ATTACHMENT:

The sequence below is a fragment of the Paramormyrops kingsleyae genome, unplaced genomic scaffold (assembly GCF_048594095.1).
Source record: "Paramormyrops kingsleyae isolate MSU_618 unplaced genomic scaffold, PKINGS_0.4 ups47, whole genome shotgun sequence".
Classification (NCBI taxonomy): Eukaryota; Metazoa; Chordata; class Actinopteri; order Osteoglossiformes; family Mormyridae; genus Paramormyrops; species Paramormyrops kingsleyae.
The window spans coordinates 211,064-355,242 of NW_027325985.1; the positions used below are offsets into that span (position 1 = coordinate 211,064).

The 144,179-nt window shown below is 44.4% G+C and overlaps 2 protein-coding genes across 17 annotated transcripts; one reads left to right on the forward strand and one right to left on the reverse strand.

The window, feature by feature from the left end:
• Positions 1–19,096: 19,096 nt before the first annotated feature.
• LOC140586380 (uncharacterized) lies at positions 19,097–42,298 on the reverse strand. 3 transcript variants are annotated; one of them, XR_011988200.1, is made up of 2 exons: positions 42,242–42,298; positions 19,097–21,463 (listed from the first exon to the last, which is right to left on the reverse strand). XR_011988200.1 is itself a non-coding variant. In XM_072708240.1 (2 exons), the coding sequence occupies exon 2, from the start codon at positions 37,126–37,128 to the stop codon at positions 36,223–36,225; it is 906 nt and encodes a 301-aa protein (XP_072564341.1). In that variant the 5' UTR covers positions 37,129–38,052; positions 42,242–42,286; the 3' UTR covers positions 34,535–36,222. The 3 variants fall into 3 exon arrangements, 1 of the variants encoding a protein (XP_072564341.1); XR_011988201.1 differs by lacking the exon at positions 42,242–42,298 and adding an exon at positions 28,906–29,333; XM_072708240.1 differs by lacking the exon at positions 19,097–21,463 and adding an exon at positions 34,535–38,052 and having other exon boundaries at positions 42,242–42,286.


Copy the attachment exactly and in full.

The sequence below is a fragment of the Paramormyrops kingsleyae genome, unplaced genomic scaffold (assembly GCF_048594095.1).
Source record: "Paramormyrops kingsleyae isolate MSU_618 unplaced genomic scaffold, PKINGS_0.4 ups47, whole genome shotgun sequence".
Classification (NCBI taxonomy): Eukaryota; Metazoa; Chordata; class Actinopteri; order Osteoglossiformes; family Mormyridae; genus Paramormyrops; species Paramormyrops kingsleyae.
The window spans coordinates 211,064-355,242 of NW_027325985.1; the positions used below are offsets into that span (position 1 = coordinate 211,064).

The 144,179-nt window shown below is 44.4% G+C and overlaps 2 protein-coding genes across 17 annotated transcripts; one reads left to right on the forward strand and one right to left on the reverse strand.

The window, feature by feature from the left end:
• Positions 1–19,096: 19,096 nt before the first annotated feature.
• LOC140586380 (uncharacterized) lies at positions 19,097–42,298 on the reverse strand. 3 transcript variants are annotated; one of them, XR_011988200.1, is made up of 2 exons: positions 42,242–42,298; positions 19,097–21,463 (listed from the first exon to the last, which is right to left on the reverse strand). XR_011988200.1 is itself a non-coding variant. In XM_072708240.1 (2 exons), the coding sequence occupies exon 2, from the start codon at positions 37,126–37,128 to the stop codon at positions 36,223–36,225; it is 906 nt and encodes a 301-aa protein (XP_072564341.1). In that variant the 5' UTR covers positions 37,129–38,052; positions 42,242–42,286; the 3' UTR covers positions 34,535–36,222. The 3 variants fall into 3 exon arrangements, 1 of the variants encoding a protein (XP_072564341.1); XR_011988201.1 differs by lacking the exon at positions 42,242–42,298 and adding an exon at positions 28,906–29,333; XM_072708240.1 differs by lacking the exon at positions 19,097–21,463 and adding an exon at positions 34,535–38,052 and having other exon boundaries at positions 42,242–42,286.